Jury nullification: because some laws are bullshiat.
 
2013-11-26 02:09:29 PM  

Kinek: It's disgusting rent-seeking. What has TQP contributed?


Now now, good sir, we have gone round and round here long enough that i know that you know that the rent seeking behavior is purposeful here, as rent seeking is in fact the fundamental way property is monetized.  This is the whole point of the system, even when it is working correctly.  As to contribution?  Once more, in a general sense, disclosure of an invention, is the purpose, so as to preclude wheel re-invention.  The fact that others go ahead and re-invent the wheel anyway is irrelevant.  If i recall correctly, you are against this system even if it functioned 100% effectively (which i agree it does not).  So i shall read your shock and dismay as yet another iteration on this theme.

Of course, as to the specifics of this case, my knowledge is a bit thin.  But considering the litigants and that it went to trial, this is likley to be less ridiculous a decision than many.  If i am wrong on the above paragraph, let me know what the particular issues you have are.

Good to see you around!

/i assume theaetetus will be along at some point with his prosecutor pimp swagger and we shall have us a good ol fashioned fark-fight.*
//*i.e. generally snarky discourse and booze
 
2013-11-26 02:11:23 PM  
ARE YOU F*CKING KIDDING ME?!?!?!?!?!?!?!?!?
 
2013-11-26 02:15:07 PM  
How the hell do you assert a patent on a car when the best you could come up with is a sled?
 
2013-11-26 02:15:11 PM  

Target Builder: I understand this district in Texas has a court system that tends to favor the patent holder who is the plaintiff, which is why a lot of patent trolls file there. Do the judges and juries in this district also tend to lean towards the patent holder's side in these cases?


Cases tend to file in Marshall because they have very little drug crime.  In Federal Court, criminal matters always bump civil matters in the schedule, meaning a high crime district is slow as molases.  E.D. Tex., being relatively warm and easy to navigate as well as being low on the whole crime thing, is a pretty attractive "rocket docket."

As to bias, i have heard, earnestly, that it is both terribly pro plaintiffs and rather pro defendants.  The truth is, it appears it was possibly biased, maybe, a while ago.  But it isnt now.  I think real answer is: generally if you win, it was a fair and impartial jury, and if you lose it was terribly biased to the other side.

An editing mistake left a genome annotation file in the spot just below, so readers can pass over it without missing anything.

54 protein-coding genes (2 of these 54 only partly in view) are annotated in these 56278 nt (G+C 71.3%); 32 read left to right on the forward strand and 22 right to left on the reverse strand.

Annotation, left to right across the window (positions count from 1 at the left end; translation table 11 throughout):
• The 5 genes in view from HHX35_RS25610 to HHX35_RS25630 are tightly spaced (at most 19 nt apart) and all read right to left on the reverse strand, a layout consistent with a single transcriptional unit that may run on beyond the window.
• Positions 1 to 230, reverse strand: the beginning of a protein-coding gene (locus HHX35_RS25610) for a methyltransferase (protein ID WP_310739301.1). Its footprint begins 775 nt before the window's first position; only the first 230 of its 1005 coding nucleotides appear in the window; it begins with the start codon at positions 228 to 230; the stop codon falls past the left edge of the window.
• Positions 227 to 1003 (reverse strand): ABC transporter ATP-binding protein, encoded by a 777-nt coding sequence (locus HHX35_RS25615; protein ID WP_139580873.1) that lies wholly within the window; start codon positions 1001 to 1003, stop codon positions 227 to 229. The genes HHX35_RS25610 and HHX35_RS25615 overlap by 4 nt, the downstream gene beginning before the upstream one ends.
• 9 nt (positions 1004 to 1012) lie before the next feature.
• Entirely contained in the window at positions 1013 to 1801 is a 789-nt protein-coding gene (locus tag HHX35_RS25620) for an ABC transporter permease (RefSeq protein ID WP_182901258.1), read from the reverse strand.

2013-11-26 02:15:48 PM  
are you farking kidding

fark that jury
 
2013-11-26 02:17:22 PM  
Is violence against the court called for?
 
2013-11-26 02:23:14 PM  
Needs a Texas tag just for this shiat
 
2013-11-26 02:23:24 PM  
The five-state theory of Texas described, somewhat accurately.

http://www.youtube.com/watch?v=BNgMtK1ska8

The patent trolls, like Louie Gohmert, make their nest in East Texas.
 
2013-11-26 02:24:42 PM  
www.tofugu.com
 
2013-11-26 02:24:52 PM  

Snapper Carr: Ah, E.D. Tex. Where patent trolls go to get paid.

Target Builder: I understand this district in Texas has a court system that tends to favor the patent holder who is the plaintiff, which is why a lot of patent trolls file there. Do the judges and juries in this district also tend to lean towards the patent holder's side in these cases?


Yes and no... A lot of patent cases get filed in the Eastern District of Texas because it's a boring-as-fark place and nothing else ever happens there, so there are no federal drug trafficking cases, for example, that get pushed ahead of the patent case on the docket (criminal cases have priority). For example, if you filed your patent infringement case in the Southern District of New York today, you might get a trial this decade. Maybe. But I wouldn't hold my breath.
So, as a result, the judges actually have a ton of experience with patent cases and can speed through the various motions and discovery required in the early stages.

Are the courts more plaintiff-friendly? Not really. There's about a 55% win rate for plaintiffs overall, and a 67% win rate at trial (defendants tend to win at summary judgement more than they do at trial). That's pretty comparable to every other district.

Also, since the patent owner is typically bringing the suit, they have the choice to not file ones they think they won't win. As a result, you'd expect to see a rate over 50%. For example, when the government charges people with a crime and brings them to trial, they have a win rate around 70%. Does this mean that juries are massively government-biased? Well, yes, but that's beside the point. Also, it's not the only factor - rather, it's more that if the DA thinks he or she only has a 10% chance of getting a conviction, they'll just drop the charges. Same thing with a patent owner deciding whether to bring a case.